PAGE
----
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gt6mkiii

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About gt6mkiii

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  1. I think the aftermarket will jump on this one as there could be a lot a variations to build - the body is a good, clean base to start from and there's room to add a stock interior, photoetch mesh grills etc.
  2. Just starting a WIP thread for the new Tamiya Mustang GT4. I picked the kit up locally yesterday - I'll probably build this pretty much out of the box but not as a racer - just change colours and decals. The kit itself is pretty amazing - super tight fit, crisp moldings, nice glue tabs and all of the aero add-ons and splitters etc. are all molded as separate pieces, so masking will be reasonable. It would be nice if Tamiya made a street version but I'm not expecting it as the AMG GT3 has never had a companion road version. I think I can make this a roadish version but the glass is definitely race only - large black areas to cover the roll cage and molded in vents in the side windows and a reinforced rear window. More soon hopefully. Martin.
  3. Great result - some fantastic weathering overall and on the graphics and windows in particular. I just did my first really weathered model and I was very worried about weathering the glass windows and not being able to undo it. These look just right to me.
  4. Nicely built - one of my favourite Group C cars! The stripe and body paint pattern looks super crisp, was that decals or masking?
  5. I followed this on the Group Build and the finished model looks fantastic of course, but I think the photos at the end look great as well - looks like you arranged your lighting to match the shadows already in the barn photo - very sharp!
  6. Good news for scaling the images is that the non-garage doors in your photos should about 3.5" high to be 1:24 scale. I think there's a bit of leeway, but if the scale is too far off, something's going to look odd. For the camera settings, being able to control "F" is what you need to get the maximum depth of field - something around f18 or higher. That is going to make the aperture so small that your camera will compensate with a high ISO which leads to grainy photos and probably a very slow shutter speed which means a tripod will probably be necessary. In the last shots I did of the Dodge Dart, I wanted to hold the camera and keep the ISO as low as I could so I ended up sacrificing a bit of depth of field even in outdoor light. Hope this helps.
  7. Looking good Jeroen! One thing I've tried to do with the photo backgrounds is to scale the printout to the scale of the model although it might not be easy to do with a such a large truck and a barn.
  8. Thanks for all the great comments! That's my favourite part too!
  9. Hey all, a bit of a change of pace for me. After building a bunch of models with nice shiny clearcoat, I wanted to try a more weathered and distressed finish. I watched a bunch of YouTube videos on the salt chipping technique and applied them to a Revell 1/25 1968 Dodge Dart GTS. The goal was to create a model that looked a bit sun-baked and rusty but mostly original. This is the first American car I've built in a very long time. The kit was pretty good, I haven't built an American kit in a long time either, but there was lots of parts to work with and some nice engraved detail on door panels and the rear trim in particular. I changed the wheels in the kit to a set of Fireball Modelworks Mopar steelies. I added some engine wiring and exhaust tips made of aluminum tube but that was about it. I'm used to Japanese kits that lock the interior chassis and body together, so the final fit on this was a bit loosey-goosey but came together with a bit of glue and clamping. I painted the front quarter panel to look like it was replaced at some point and drilled out the side marker light and sanded off the emblem. I used some light acrylic washes to add to the weathering but really tried to restrain myself from doing too much. This was also the first time I intentionally sanded through a decal. The engine was weathered to be a running survivor and not totally derelict. I've started building a large diorama to shoot my models on - the base is the start of the parking area and the backdrop is a printout of a photo of a graffiti covered wall I found online. There's a lot of great demos on YouTube, but my process was a basecoat in Dark Rust, a light speckle coat in light rust, apply water and then sprinkle on coarse salt, let that dry and spray with a grey primer colour, brush off the salt and repeat the salt application and spray with the body colour so you get a 2 layer paint and primer peeling effect. Washes and rust detail was applied over this. A couple more shots: Thanks for looking! Martin.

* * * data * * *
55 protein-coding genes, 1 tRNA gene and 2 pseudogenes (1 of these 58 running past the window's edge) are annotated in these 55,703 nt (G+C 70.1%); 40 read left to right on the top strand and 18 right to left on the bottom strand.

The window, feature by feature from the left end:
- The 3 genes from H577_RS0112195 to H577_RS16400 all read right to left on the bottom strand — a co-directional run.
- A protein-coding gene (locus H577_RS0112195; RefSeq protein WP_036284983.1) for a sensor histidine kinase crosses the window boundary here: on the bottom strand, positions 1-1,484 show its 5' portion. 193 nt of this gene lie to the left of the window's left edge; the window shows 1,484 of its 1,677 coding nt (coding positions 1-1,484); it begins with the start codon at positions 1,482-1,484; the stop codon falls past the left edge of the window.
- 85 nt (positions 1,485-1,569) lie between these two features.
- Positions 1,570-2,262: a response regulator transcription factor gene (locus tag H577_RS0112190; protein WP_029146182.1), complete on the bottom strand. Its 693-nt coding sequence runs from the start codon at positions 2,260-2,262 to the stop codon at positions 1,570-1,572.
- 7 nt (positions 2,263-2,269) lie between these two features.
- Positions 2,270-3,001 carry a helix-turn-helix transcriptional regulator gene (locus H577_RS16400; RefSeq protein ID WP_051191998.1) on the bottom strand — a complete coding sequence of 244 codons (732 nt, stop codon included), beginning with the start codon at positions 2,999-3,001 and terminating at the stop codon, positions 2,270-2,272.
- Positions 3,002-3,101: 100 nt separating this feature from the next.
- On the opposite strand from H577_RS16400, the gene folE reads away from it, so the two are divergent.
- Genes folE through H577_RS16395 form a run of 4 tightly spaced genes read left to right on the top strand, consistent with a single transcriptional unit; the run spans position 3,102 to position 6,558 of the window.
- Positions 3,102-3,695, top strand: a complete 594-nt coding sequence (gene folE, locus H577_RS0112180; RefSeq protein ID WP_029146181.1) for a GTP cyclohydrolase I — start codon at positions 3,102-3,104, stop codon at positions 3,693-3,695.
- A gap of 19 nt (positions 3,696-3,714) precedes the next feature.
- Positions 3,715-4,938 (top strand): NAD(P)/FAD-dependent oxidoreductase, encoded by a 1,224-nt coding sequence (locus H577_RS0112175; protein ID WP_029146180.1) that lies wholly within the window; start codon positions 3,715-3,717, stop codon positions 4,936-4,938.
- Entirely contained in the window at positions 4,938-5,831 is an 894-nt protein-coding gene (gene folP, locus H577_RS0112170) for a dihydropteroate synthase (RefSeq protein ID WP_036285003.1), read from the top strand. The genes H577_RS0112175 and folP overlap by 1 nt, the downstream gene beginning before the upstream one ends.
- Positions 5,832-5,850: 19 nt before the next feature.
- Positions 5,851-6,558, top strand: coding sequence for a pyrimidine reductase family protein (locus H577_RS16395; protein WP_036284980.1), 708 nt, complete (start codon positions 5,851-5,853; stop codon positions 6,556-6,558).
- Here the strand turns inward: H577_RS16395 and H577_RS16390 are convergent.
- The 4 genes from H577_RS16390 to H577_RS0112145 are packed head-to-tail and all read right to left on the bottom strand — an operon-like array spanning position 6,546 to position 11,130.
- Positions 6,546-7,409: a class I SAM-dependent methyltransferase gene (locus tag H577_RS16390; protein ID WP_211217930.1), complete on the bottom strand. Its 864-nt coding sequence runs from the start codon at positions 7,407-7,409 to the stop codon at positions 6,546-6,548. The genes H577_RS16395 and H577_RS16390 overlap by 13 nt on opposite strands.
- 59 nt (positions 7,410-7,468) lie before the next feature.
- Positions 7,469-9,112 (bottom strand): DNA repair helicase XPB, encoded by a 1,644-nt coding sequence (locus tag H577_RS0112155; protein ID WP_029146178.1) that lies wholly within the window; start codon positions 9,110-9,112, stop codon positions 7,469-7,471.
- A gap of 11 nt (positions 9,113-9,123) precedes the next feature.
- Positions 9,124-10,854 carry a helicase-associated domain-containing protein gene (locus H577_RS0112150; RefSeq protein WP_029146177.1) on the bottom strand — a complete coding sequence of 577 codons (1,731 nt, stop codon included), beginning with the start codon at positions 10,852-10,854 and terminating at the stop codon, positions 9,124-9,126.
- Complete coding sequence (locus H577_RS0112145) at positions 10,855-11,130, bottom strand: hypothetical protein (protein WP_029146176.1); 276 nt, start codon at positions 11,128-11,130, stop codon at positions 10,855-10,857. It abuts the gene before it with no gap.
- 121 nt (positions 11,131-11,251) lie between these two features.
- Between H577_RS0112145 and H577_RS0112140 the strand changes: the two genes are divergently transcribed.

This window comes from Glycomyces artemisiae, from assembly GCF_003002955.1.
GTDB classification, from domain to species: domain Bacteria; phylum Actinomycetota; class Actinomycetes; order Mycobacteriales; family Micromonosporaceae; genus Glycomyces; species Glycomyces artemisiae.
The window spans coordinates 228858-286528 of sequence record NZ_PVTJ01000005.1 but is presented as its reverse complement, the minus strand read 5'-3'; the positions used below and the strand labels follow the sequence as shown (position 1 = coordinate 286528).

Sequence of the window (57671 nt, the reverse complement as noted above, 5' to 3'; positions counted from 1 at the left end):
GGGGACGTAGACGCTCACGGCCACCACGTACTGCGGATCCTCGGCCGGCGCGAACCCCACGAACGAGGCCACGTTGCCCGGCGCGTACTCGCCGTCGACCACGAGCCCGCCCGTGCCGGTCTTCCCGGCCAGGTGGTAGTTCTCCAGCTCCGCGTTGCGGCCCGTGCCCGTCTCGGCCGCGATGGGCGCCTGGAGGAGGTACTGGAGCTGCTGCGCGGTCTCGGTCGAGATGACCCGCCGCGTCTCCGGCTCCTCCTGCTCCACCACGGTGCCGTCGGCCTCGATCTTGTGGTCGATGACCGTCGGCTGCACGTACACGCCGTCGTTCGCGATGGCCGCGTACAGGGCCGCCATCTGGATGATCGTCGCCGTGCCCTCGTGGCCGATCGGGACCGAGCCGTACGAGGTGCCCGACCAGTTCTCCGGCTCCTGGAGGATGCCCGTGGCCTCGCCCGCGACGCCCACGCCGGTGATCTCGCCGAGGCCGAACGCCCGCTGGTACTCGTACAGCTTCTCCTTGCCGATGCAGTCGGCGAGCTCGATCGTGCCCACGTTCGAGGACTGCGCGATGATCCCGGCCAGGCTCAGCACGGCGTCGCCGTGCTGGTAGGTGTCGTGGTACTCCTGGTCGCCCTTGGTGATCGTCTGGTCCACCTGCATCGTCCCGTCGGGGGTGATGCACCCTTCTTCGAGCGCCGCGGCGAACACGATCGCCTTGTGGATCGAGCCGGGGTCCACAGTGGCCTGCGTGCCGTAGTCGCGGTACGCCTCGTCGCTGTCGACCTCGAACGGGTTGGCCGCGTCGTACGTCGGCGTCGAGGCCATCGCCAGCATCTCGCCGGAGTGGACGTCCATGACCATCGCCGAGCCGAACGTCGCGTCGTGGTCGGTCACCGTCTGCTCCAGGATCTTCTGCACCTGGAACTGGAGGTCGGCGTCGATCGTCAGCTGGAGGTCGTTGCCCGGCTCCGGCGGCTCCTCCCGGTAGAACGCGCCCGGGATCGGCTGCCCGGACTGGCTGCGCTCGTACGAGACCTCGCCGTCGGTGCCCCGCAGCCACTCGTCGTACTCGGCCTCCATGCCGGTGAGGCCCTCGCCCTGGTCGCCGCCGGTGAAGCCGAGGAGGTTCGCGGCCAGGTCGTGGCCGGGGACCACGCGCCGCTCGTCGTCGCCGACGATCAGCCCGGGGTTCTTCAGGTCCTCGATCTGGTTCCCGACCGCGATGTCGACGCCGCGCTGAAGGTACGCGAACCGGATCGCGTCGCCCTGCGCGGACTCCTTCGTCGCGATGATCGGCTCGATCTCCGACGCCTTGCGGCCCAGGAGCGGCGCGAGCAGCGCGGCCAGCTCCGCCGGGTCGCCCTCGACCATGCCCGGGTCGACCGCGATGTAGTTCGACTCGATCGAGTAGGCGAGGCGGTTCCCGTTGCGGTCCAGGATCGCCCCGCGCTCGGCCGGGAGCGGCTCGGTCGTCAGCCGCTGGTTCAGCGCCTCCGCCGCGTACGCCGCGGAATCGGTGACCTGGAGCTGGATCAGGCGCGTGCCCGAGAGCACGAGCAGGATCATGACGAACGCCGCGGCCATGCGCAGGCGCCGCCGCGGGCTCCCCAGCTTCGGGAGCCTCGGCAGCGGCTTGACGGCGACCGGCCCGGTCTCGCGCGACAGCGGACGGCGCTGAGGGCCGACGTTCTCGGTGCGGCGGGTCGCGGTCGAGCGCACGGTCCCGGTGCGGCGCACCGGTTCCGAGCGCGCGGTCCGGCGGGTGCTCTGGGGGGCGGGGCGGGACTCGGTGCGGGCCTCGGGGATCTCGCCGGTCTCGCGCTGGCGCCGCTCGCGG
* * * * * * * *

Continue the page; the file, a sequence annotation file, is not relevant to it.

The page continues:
10. Fantastic! As has been said, the subtle weathering is just perfect - enough to add realism but not detract from the model.
  11. I always feel like I spend more time recovering from my mistakes than I do actually getting it right the first time. I think it's part of the building/learning process and hopefully on each model I make, I have less to fix. Like everyone else, I would encourage you to stick with it - I think we're all looking forward to seeing the next stage of this build. Martin.
  12. I think you're right on the differences in the arches between the 911s but it feels like the squared off arches were also translated to Fujimi's 964 which to my limited knowledge would be a totally different mould. It's always felt to me like the arches were too long - stretched across the middle.
  13. That's a fantastic replica! I would agree with the comments on the front fender mods - it really makes a difference to the overall accuracy of the body.
  14. I know it's a good build when I'm immediately on ebay seeing what these kits go for!
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